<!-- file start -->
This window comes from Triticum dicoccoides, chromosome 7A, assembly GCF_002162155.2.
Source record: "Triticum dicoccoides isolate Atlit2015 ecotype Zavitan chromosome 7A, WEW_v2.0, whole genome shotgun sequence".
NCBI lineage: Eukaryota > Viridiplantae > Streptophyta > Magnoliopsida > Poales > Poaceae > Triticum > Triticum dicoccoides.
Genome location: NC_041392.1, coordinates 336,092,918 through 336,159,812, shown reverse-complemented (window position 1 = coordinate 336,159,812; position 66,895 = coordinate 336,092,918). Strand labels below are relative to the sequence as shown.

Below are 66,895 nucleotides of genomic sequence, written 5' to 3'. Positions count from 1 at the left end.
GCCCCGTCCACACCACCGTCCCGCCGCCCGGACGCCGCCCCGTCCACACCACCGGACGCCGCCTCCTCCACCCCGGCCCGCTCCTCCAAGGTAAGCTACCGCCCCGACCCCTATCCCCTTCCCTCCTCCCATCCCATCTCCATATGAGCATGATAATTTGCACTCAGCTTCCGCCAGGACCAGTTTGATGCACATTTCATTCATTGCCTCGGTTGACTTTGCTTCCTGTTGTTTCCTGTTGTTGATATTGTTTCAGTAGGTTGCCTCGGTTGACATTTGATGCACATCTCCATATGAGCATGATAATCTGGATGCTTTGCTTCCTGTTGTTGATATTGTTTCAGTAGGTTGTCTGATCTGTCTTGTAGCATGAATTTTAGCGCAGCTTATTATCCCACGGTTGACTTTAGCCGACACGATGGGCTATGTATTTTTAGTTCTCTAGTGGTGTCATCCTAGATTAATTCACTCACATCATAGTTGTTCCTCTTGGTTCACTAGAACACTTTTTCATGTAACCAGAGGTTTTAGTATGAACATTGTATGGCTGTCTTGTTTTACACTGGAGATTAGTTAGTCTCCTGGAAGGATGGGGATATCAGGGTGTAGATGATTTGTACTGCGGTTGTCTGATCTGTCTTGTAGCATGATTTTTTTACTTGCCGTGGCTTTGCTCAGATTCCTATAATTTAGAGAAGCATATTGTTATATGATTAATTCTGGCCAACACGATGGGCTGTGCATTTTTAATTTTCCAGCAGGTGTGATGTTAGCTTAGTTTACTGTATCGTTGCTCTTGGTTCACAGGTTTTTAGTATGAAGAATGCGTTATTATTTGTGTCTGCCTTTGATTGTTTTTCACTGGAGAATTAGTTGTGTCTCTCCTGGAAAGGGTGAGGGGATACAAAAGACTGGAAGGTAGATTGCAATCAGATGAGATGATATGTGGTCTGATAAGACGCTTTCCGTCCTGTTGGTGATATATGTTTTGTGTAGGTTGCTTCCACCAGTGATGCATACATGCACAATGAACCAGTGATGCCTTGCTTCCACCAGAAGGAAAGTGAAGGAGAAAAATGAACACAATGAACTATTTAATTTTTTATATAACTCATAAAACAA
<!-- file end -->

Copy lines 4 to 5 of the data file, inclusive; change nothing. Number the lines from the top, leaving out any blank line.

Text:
Genome location: NC_041392.1, coordinates 336,092,918 through 336,159,812, shown reverse-complemented (window position 1 = coordinate 336,159,812; position 66,895 = coordinate 336,092,918). Strand labels below are relative to the sequence as shown.

Below are 66,895 nucleotides of genomic sequence, written 5' to 3'. Positions count from 1 at the left end.